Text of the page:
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I'm working on a contour plot where I'm using both size and colour of the contour lines to depict relevant information. Here's an equivalent minimal example based on the documentation for stat_contour:

require(ggplot2)

volcano3d <- melt(volcano) 
names(volcano3d) <- c("x", "y", "z") 
v <- ggplot(volcano3d, aes(x, y, z = z)) 
TransBinary = Trans$new("TransBinary",f=function(x){ifelse(x>124,1,0)})
# under 2.15: TransBinary = trans_new("TransBinary",transform=function(x){ifelse(x>0,1,0)},inverse=FALSE)

v + 
  stat_contour(aes(colour=..level..,size=..level..)) + 
  scale_colour_gradient(high="black",low="grey",trans=TransBinary,legend=FALSE) + 
  scale_size("size")

This generates exactly what I'm looking for: a contour plot in which higher values of z are shown as bigger lines and there is a threshold at some value of z (here the median) below which the lines are coloured grey, and above which they're coloured black.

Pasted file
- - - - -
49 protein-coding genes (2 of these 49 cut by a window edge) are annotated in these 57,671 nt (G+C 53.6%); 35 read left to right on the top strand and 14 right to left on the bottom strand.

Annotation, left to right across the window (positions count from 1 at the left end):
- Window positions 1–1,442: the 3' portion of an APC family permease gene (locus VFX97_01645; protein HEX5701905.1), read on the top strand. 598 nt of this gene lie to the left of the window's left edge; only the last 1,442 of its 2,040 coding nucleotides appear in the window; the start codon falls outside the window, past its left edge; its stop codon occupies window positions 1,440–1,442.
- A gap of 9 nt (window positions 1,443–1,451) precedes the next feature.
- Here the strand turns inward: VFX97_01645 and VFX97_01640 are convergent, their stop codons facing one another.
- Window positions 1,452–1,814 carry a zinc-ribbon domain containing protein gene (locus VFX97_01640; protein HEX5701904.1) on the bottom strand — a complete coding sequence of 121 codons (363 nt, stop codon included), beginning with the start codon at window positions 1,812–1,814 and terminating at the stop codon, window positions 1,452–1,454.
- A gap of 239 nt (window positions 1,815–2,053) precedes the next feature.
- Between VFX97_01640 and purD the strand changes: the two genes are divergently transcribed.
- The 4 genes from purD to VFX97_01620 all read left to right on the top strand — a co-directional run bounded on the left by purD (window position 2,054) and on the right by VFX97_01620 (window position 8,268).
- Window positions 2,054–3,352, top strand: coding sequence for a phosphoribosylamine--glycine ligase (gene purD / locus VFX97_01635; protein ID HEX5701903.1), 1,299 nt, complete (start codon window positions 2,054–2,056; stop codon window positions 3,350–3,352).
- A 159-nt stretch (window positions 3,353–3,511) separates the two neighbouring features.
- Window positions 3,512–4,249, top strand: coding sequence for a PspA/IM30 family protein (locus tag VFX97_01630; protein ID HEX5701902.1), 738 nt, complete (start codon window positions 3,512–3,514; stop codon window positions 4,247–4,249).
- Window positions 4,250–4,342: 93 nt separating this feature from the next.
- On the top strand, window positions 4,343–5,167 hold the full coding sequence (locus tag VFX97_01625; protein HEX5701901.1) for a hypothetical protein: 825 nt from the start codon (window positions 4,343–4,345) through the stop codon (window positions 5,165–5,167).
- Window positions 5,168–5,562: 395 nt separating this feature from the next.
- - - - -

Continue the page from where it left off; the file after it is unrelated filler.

The only wrinkle is that the resulting legend shows the line sizes, but all the lines in the legend are black (unsurprisingly).

Is there a way to get ggplot to plot the lines as grey / black in the legend as well?

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I do not know whether something in the answer to the following similar question might help you: stackoverflow.com/questions/6050510/… –  Mark Miller Apr 23 '12 at 6:44
    
Unfortunately at the moment this is impossible with an elegant way. –  kohske Apr 23 '12 at 8:10

1 Answer 1

up vote 2 down vote accepted

You can use arbitral palette, so what you need is:

th <- rescale(c(124, volcano3d$z))[1]
sc <- continuous_scale("colour", "", palette = function(x) {ifelse(x > th, "black", "grey")})

v + 
 stat_contour(aes(colour=..level..,size=..level..)) + 
 sc+
 scale_size("size") + labs(colour = "size")

enter image description here

note that this only works with ggplot2 0.9, probably.

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Genius! That saved me a lot of time, thank you. –  Winawer Apr 23 '12 at 12:20
    
What is c(124, volcano3d$z) for? –  qed Oct 30 '13 at 15:40
    
@qed threshold, 124, needs to be represented in normalized space (i.e., [0, 1]). –  kohske Oct 31 '13 at 0:34

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